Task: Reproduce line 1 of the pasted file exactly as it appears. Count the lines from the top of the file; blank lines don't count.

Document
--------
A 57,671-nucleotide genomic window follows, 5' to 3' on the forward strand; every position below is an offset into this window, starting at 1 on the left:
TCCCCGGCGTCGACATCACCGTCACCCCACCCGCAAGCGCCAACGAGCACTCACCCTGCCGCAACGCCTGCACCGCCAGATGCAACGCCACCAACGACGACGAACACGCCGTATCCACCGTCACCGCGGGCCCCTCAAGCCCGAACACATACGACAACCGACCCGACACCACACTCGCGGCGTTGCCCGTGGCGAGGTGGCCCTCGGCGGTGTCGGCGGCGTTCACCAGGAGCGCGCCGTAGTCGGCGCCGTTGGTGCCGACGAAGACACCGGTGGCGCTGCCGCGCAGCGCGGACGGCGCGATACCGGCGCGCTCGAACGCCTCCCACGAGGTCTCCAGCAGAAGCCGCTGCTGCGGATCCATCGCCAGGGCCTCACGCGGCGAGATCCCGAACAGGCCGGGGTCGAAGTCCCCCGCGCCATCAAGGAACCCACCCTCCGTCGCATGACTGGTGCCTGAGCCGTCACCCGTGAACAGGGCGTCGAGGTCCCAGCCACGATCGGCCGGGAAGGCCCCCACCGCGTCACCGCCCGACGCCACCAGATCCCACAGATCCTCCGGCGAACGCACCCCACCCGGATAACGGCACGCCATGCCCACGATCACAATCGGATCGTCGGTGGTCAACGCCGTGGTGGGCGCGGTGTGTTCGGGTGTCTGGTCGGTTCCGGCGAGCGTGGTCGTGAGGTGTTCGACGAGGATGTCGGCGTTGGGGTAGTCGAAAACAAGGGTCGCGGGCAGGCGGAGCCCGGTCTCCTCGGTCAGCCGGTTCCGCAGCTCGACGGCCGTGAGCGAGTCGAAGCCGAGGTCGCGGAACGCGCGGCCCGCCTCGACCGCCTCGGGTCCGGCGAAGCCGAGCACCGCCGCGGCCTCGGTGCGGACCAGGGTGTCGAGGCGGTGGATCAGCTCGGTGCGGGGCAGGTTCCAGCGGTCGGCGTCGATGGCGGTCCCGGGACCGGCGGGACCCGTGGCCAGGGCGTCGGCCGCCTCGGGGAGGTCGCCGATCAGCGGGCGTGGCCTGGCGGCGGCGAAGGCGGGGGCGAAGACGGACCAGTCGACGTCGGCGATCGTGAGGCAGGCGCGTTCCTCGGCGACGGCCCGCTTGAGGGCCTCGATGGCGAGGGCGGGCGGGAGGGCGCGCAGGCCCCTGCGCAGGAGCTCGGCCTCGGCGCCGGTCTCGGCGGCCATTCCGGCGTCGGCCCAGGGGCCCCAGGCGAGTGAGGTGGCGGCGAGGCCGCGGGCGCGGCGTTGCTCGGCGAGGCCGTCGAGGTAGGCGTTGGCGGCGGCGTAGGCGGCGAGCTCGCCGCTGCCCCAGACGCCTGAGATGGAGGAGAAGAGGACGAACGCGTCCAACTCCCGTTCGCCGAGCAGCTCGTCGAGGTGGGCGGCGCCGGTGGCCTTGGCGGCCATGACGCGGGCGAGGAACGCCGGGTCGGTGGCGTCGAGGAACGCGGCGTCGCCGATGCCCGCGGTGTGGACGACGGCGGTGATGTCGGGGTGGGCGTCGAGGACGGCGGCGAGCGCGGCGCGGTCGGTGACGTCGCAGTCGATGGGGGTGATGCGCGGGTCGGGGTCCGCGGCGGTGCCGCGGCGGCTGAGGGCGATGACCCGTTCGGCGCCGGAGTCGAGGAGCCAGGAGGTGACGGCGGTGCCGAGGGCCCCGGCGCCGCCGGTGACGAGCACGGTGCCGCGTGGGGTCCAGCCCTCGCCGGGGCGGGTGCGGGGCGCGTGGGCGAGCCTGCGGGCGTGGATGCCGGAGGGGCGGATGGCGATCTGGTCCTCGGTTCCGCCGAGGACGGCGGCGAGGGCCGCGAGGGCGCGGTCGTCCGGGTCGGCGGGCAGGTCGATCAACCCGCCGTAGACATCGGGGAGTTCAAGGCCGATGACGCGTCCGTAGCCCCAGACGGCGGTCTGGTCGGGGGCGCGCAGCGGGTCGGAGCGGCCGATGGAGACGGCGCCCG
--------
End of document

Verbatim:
A 57,671-nucleotide genomic window follows, 5' to 3' on the forward strand; every position below is an offset into this window, starting at 1 on the left: